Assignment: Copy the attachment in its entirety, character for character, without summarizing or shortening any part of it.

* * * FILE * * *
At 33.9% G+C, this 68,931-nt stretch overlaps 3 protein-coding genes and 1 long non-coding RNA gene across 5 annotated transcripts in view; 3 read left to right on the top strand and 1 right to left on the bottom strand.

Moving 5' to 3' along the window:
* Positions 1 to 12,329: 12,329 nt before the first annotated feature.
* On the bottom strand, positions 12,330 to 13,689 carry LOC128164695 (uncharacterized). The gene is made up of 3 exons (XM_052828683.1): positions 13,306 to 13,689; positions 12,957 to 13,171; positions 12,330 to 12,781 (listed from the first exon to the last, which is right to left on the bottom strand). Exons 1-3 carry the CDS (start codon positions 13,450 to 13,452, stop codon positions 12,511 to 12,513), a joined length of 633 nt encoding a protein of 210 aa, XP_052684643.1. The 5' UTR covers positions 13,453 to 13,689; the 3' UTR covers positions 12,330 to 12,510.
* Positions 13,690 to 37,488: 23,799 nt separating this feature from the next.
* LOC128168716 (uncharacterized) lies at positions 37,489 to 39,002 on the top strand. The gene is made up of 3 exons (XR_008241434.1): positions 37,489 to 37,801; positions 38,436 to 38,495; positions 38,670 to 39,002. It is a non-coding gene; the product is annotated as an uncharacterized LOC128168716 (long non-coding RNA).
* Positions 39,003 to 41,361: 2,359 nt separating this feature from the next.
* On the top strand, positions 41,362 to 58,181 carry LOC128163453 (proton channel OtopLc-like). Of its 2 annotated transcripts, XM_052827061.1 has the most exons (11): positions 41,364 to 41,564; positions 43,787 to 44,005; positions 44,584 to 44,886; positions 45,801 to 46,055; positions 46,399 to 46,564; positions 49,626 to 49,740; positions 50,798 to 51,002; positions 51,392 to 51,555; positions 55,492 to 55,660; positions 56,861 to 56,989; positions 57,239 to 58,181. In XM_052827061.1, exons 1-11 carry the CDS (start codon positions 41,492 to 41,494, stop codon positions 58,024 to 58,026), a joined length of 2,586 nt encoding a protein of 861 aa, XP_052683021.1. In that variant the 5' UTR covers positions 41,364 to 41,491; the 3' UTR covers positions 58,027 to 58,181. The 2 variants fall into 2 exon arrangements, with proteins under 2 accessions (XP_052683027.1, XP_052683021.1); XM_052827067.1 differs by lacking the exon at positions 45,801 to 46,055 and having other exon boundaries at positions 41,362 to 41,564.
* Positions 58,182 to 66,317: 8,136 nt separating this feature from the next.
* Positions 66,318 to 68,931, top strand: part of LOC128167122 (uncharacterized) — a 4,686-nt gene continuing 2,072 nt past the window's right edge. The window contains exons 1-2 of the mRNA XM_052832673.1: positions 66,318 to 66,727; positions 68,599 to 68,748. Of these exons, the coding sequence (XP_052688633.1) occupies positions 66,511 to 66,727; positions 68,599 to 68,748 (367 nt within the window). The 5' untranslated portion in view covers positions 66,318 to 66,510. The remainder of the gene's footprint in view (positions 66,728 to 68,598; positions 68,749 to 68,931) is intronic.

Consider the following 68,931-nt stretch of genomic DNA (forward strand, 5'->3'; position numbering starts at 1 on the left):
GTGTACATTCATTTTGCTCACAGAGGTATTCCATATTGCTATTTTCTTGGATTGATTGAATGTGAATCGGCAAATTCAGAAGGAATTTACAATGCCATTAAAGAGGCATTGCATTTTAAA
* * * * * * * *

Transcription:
At 33.9% G+C, this 68,931-nt stretch overlaps 3 protein-coding genes and 1 long non-coding RNA gene across 5 annotated transcripts in view; 3 read left to right on the top strand and 1 right to left on the bottom strand.

Moving 5' to 3' along the window:
* Positions 1 to 12,329: 12,329 nt before the first annotated feature.
* On the bottom strand, positions 12,330 to 13,689 carry LOC128164695 (uncharacterized). The gene is made up of 3 exons (XM_052828683.1): positions 13,306 to 13,689; positions 12,957 to 13,171; positions 12,330 to 12,781 (listed from the first exon to the last, which is right to left on the bottom strand). Exons 1-3 carry the CDS (start codon positions 13,450 to 13,452, stop codon positions 12,511 to 12,513), a joined length of 633 nt encoding a protein of 210 aa, XP_052684643.1. The 5' UTR covers positions 13,453 to 13,689; the 3' UTR covers positions 12,330 to 12,510.
* Positions 13,690 to 37,488: 23,799 nt separating this feature from the next.
* LOC128168716 (uncharacterized) lies at positions 37,489 to 39,002 on the top strand. The gene is made up of 3 exons (XR_008241434.1): positions 37,489 to 37,801; positions 38,436 to 38,495; positions 38,670 to 39,002. It is a non-coding gene; the product is annotated as an uncharacterized LOC128168716 (long non-coding RNA).
* Positions 39,003 to 41,361: 2,359 nt separating this feature from the next.
* On the top strand, positions 41,362 to 58,181 carry LOC128163453 (proton channel OtopLc-like). Of its 2 annotated transcripts, XM_052827061.1 has the most exons (11): positions 41,364 to 41,564; positions 43,787 to 44,005; positions 44,584 to 44,886; positions 45,801 to 46,055; positions 46,399 to 46,564; positions 49,626 to 49,740; positions 50,798 to 51,002; positions 51,392 to 51,555; positions 55,492 to 55,660; positions 56,861 to 56,989; positions 57,239 to 58,181. In XM_052827061.1, exons 1-11 carry the CDS (start codon positions 41,492 to 41,494, stop codon positions 58,024 to 58,026), a joined length of 2,586 nt encoding a protein of 861 aa, XP_052683021.1. In that variant the 5' UTR covers positions 41,364 to 41,491; the 3' UTR covers positions 58,027 to 58,181. The 2 variants fall into 2 exon arrangements, with proteins under 2 accessions (XP_052683027.1, XP_052683021.1); XM_052827067.1 differs by lacking the exon at positions 45,801 to 46,055 and having other exon boundaries at positions 41,362 to 41,564.
* Positions 58,182 to 66,317: 8,136 nt separating this feature from the next.
* Positions 66,318 to 68,931, top strand: part of LOC128167122 (uncharacterized) — a 4,686-nt gene continuing 2,072 nt past the window's right edge. The window contains exons 1-2 of the mRNA XM_052832673.1: positions 66,318 to 66,727; positions 68,599 to 68,748. Of these exons, the coding sequence (XP_052688633.1) occupies positions 66,511 to 66,727; positions 68,599 to 68,748 (367 nt within the window). The 5' untranslated portion in view covers positions 66,318 to 66,510. The remainder of the gene's footprint in view (positions 66,728 to 68,598; positions 68,749 to 68,931) is intronic.

Consider the following 68,931-nt stretch of genomic DNA (forward strand, 5'->3'; position numbering starts at 1 on the left):
GTGTACATTCATTTTGCTCACAGAGGTATTCCATATTGCTATTTTCTTGGATTGATTGAATGTGAATCGGCAAATTCAGAAGGAATTTACAATGCCATTAAAGAGGCATTGCATTTTAAA